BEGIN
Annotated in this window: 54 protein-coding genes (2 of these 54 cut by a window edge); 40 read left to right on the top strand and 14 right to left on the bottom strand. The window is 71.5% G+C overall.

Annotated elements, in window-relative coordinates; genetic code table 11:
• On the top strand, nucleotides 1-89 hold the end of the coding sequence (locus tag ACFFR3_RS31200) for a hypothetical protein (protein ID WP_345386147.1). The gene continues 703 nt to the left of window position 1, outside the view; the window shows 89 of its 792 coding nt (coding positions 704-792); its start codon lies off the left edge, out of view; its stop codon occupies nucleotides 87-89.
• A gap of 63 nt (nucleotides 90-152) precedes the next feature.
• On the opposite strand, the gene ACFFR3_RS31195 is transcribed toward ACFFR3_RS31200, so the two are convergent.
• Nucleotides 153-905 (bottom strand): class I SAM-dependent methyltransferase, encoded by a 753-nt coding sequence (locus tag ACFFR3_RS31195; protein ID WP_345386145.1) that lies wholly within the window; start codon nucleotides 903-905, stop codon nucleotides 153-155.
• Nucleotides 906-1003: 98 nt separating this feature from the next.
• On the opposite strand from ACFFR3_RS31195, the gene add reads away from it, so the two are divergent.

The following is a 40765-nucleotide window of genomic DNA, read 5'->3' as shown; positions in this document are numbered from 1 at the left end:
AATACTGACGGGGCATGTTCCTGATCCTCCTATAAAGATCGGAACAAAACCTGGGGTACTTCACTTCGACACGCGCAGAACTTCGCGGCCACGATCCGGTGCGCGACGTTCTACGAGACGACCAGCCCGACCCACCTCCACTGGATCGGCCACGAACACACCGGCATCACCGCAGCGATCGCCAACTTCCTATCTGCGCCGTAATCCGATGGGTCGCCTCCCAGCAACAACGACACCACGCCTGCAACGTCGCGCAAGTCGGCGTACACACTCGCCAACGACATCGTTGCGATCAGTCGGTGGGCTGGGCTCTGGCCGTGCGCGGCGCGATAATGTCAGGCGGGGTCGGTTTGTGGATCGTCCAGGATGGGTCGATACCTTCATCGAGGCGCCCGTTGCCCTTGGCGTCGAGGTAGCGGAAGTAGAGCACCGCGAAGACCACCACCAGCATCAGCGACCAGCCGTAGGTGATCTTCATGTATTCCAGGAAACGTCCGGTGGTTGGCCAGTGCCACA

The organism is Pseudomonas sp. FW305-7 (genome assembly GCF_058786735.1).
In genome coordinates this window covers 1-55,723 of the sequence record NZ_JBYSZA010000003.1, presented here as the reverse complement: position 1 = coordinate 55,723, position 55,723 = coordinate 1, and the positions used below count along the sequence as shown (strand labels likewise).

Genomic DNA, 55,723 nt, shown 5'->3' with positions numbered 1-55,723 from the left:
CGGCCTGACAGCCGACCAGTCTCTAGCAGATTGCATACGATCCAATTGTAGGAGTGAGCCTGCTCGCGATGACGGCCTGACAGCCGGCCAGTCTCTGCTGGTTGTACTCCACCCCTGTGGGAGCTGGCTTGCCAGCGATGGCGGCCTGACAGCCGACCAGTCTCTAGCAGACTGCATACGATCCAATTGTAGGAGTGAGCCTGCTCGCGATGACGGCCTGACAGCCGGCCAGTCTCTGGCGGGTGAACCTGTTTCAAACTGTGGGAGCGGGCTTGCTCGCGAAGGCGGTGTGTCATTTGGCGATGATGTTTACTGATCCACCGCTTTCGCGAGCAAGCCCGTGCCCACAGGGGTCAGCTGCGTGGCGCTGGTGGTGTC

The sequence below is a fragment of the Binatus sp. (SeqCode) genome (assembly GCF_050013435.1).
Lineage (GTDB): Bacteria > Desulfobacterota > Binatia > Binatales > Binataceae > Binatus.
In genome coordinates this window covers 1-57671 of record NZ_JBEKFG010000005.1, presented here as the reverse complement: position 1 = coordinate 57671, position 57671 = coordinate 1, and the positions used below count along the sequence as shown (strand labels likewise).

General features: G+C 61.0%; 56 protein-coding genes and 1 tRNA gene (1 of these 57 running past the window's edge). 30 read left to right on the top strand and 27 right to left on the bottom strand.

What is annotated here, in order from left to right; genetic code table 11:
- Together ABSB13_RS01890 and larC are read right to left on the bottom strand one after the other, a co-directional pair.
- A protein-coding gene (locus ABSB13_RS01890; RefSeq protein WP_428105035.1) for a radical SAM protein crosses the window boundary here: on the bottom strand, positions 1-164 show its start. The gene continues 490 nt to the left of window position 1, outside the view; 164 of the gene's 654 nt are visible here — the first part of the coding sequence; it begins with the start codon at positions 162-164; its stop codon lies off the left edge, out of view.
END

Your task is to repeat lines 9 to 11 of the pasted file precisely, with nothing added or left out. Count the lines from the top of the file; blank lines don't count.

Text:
The following is a 40765-nucleotide window of genomic DNA, read 5'->3' as shown; positions in this document are numbered from 1 at the left end:
AATACTGACGGGGCATGTTCCTGATCCTCCTATAAAGATCGGAACAAAACCTGGGGTACTTCACTTCGACACGCGCAGAACTTCGCGGCCACGATCCGGTGCGCGACGTTCTACGAGACGACCAGCCCGACCCACCTCCACTGGATCGGCCACGAACACACCGGCATCACCGCAGCGATCGCCAACTTCCTATCTGCGCCGTAATCCGATGGGTCGCCTCCCAGCAACAACGACACCACGCCTGCAACGTCGCGCAAGTCGGCGTACACACTCGCCAACGACATCGTTGCGATCAGTCGGTGGGCTGGGCTCTGGCCGTGCGCGGCGCGATAATGTCAGGCGGGGTCGGTTTGTGGATCGTCCAGGATGGGTCGATACCTTCATCGAGGCGCCCGTTGCCCTTGGCGTCGAGGTAGCGGAAGTAGAGCACCGCGAAGACCACCACCAGCATCAGCGACCAGCCGTAGGTGATCTTCATGTATTCCAGGAAACGTCCGGTGGTTGGCCAGTGCCACA

The organism is Pseudomonas sp. FW305-7 (genome assembly GCF_058786735.1).